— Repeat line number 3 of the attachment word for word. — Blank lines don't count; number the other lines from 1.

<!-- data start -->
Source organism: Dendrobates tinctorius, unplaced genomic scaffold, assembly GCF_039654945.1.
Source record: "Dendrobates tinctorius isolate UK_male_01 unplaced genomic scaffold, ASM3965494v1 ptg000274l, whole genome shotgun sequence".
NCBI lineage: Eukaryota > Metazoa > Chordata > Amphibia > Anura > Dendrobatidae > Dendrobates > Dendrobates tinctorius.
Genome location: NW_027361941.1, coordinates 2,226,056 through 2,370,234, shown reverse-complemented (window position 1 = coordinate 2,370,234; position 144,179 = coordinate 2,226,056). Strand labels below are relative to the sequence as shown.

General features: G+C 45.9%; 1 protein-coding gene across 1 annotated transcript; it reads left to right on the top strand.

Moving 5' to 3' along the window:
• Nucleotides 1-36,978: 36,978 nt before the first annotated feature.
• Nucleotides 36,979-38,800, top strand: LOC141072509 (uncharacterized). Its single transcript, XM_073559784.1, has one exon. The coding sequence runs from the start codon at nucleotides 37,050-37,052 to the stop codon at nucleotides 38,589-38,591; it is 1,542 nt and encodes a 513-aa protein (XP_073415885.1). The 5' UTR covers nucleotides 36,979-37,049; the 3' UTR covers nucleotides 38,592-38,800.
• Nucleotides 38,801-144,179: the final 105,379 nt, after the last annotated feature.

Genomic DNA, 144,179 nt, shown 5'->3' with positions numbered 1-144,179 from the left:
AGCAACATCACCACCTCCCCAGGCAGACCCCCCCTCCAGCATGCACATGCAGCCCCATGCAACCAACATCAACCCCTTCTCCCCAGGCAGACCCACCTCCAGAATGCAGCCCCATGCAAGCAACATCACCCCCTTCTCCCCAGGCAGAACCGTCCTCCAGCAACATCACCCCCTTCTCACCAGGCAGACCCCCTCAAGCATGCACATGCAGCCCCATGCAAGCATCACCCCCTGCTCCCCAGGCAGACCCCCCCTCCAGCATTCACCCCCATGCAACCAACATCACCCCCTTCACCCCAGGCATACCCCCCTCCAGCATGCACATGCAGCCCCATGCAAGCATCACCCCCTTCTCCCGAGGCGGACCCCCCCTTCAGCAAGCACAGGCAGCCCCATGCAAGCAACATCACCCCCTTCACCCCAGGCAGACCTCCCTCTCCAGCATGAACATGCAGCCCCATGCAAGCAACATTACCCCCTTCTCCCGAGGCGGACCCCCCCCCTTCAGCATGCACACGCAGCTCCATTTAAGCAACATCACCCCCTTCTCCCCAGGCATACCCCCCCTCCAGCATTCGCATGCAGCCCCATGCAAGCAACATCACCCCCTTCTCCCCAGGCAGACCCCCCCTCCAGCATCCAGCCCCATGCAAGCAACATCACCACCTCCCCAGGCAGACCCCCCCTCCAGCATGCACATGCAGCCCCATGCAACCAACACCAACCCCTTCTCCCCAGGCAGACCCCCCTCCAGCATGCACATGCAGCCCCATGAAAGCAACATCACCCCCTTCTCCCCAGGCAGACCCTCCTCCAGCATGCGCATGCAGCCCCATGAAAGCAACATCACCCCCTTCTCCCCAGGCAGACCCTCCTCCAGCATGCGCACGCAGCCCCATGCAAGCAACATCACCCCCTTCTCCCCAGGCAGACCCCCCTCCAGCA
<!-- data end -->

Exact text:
NCBI lineage: Eukaryota > Metazoa > Chordata > Amphibia > Anura > Dendrobatidae > Dendrobates > Dendrobates tinctorius.